The XMLHttpRequest interface gives you limited capabilities to customise the connection. You don't get any opportunity to influence SSL negotiation and you don't get the ability to make a request to a different domain than the one you're running on (for very good security reasons).
You could get around that and use a low-level socket, with complex libraries to implement HTTPS over the top of it, except that JS doesn't give you any access to low-level sockets either. Browser scripts just aren't expected or trusted to do that kind of thing: again, there are some serious security issues to worry about if any web page can make you send random connections to other servers (including ones on your private local network).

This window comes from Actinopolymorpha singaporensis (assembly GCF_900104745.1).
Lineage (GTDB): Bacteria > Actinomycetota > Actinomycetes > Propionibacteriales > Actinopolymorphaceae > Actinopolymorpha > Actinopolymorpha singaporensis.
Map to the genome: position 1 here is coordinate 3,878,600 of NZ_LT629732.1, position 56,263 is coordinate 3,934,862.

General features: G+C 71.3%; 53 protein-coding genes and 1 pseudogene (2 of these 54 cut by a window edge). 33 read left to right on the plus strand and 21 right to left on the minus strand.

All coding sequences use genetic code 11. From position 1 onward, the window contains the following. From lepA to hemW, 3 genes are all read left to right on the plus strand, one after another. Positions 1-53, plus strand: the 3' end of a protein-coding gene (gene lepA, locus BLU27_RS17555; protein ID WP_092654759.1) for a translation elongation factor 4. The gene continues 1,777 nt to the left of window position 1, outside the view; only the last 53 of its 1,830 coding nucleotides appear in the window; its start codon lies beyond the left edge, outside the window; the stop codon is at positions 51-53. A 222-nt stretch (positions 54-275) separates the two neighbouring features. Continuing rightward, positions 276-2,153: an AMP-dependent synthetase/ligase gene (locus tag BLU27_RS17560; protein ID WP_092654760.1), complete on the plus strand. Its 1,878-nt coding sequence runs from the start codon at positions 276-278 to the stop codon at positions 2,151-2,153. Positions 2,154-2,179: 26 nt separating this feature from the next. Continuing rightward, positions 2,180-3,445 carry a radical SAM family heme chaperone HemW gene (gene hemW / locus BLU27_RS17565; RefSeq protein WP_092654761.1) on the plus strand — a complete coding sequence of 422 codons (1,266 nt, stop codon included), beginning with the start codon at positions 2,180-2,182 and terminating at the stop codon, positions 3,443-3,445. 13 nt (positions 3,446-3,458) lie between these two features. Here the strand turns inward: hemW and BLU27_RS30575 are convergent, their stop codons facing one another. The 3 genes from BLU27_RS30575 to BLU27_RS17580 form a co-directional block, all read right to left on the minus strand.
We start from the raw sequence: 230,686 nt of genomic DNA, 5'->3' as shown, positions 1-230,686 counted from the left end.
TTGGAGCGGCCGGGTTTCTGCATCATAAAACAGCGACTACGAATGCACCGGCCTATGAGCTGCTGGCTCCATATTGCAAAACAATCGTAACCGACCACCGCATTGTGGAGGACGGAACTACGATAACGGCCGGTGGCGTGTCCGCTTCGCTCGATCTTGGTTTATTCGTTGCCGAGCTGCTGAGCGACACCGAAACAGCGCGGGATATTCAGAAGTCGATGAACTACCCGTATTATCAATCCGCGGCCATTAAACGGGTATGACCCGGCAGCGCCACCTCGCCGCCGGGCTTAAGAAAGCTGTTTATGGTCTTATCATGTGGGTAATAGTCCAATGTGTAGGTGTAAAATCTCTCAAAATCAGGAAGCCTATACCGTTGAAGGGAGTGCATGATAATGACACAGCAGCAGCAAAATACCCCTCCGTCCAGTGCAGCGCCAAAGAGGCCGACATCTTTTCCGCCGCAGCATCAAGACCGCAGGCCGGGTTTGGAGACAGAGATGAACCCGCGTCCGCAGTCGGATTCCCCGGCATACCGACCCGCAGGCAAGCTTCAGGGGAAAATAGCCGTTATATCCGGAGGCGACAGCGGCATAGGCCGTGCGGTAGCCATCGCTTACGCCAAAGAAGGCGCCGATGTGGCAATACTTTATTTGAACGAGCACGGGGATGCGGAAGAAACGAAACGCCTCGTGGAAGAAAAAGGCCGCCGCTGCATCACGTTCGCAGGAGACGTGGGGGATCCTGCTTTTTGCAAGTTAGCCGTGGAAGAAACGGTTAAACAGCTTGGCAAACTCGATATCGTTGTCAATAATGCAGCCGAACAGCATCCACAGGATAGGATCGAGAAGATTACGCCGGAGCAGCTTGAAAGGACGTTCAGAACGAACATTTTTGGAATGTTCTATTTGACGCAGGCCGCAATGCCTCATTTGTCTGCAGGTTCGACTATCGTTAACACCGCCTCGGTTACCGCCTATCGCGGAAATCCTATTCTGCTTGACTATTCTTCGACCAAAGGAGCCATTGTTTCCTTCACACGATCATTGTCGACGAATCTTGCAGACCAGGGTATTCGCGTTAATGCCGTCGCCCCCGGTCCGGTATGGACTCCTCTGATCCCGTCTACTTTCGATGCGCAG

HTML5 gives you WebSocket, which can be used for low-level, low-latency connections, but it is deliberately incompatible with other services, to stop you attacking them. In general, anything you want a browser to talk to, whether that's via XMLHttpRequest, WebSocket or Flash Socket, will have to be deliberately set up to listen for browsers.